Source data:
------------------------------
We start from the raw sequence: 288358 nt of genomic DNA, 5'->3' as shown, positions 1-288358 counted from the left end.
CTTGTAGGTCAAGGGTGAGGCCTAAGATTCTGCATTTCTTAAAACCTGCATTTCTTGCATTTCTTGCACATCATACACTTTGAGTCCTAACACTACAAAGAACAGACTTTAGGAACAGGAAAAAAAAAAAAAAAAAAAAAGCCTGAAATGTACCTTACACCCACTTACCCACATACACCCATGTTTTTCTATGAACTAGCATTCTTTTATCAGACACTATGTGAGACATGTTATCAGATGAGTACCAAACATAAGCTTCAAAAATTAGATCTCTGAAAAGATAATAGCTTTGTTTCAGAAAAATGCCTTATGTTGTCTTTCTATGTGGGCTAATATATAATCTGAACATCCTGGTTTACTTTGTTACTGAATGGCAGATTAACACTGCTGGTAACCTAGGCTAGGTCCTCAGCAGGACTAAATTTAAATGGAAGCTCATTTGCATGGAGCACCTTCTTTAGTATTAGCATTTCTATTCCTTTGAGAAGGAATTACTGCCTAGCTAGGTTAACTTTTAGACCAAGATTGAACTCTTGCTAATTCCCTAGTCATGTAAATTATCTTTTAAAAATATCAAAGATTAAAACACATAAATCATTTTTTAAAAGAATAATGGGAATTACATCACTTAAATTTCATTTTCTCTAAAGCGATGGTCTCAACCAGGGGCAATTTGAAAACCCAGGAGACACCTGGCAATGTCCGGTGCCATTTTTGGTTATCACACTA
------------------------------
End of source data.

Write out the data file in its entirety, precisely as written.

We start from the raw sequence: 288358 nt of genomic DNA, 5'->3' as shown, positions 1-288358 counted from the left end.
CTTGTAGGTCAAGGGTGAGGCCTAAGATTCTGCATTTCTTAAAACCTGCATTTCTTGCATTTCTTGCACATCATACACTTTGAGTCCTAACACTACAAAGAACAGACTTTAGGAACAGGAAAAAAAAAAAAAAAAAAAAAGCCTGAAATGTACCTTACACCCACTTACCCACATACACCCATGTTTTTCTATGAACTAGCATTCTTTTATCAGACACTATGTGAGACATGTTATCAGATGAGTACCAAACATAAGCTTCAAAAATTAGATCTCTGAAAAGATAATAGCTTTGTTTCAGAAAAATGCCTTATGTTGTCTTTCTATGTGGGCTAATATATAATCTGAACATCCTGGTTTACTTTGTTACTGAATGGCAGATTAACACTGCTGGTAACCTAGGCTAGGTCCTCAGCAGGACTAAATTTAAATGGAAGCTCATTTGCATGGAGCACCTTCTTTAGTATTAGCATTTCTATTCCTTTGAGAAGGAATTACTGCCTAGCTAGGTTAACTTTTAGACCAAGATTGAACTCTTGCTAATTCCCTAGTCATGTAAATTATCTTTTAAAAATATCAAAGATTAAAACACATAAATCATTTTTTAAAAGAATAATGGGAATTACATCACTTAAATTTCATTTTCTCTAAAGCGATGGTCTCAACCAGGGGCAATTTGAAAACCCAGGAGACACCTGGCAATGTCCGGTGCCATTTTTGGTTATCACACTA